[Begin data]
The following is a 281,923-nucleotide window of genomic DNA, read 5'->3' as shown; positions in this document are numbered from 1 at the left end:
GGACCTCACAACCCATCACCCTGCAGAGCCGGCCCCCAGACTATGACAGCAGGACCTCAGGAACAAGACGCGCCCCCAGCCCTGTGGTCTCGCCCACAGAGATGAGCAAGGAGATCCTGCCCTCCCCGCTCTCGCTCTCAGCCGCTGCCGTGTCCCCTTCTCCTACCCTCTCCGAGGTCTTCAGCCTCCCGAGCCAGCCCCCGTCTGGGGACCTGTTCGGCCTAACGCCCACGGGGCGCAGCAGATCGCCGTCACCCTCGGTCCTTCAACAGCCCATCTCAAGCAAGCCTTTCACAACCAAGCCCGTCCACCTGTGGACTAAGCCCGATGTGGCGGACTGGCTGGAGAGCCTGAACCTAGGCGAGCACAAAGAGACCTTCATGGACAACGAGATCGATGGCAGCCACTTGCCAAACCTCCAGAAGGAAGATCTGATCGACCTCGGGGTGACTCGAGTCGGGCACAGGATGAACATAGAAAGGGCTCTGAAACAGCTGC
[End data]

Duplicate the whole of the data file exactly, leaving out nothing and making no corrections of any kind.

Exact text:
The following is a 281,923-nucleotide window of genomic DNA, read 5'->3' as shown; positions in this document are numbered from 1 at the left end:
GGACCTCACAACCCATCACCCTGCAGAGCCGGCCCCCAGACTATGACAGCAGGACCTCAGGAACAAGACGCGCCCCCAGCCCTGTGGTCTCGCCCACAGAGATGAGCAAGGAGATCCTGCCCTCCCCGCTCTCGCTCTCAGCCGCTGCCGTGTCCCCTTCTCCTACCCTCTCCGAGGTCTTCAGCCTCCCGAGCCAGCCCCCGTCTGGGGACCTGTTCGGCCTAACGCCCACGGGGCGCAGCAGATCGCCGTCACCCTCGGTCCTTCAACAGCCCATCTCAAGCAAGCCTTTCACAACCAAGCCCGTCCACCTGTGGACTAAGCCCGATGTGGCGGACTGGCTGGAGAGCCTGAACCTAGGCGAGCACAAAGAGACCTTCATGGACAACGAGATCGATGGCAGCCACTTGCCAAACCTCCAGAAGGAAGATCTGATCGACCTCGGGGTGACTCGAGTCGGGCACAGGATGAACATAGAAAGGGCTCTGAAACAGCTGC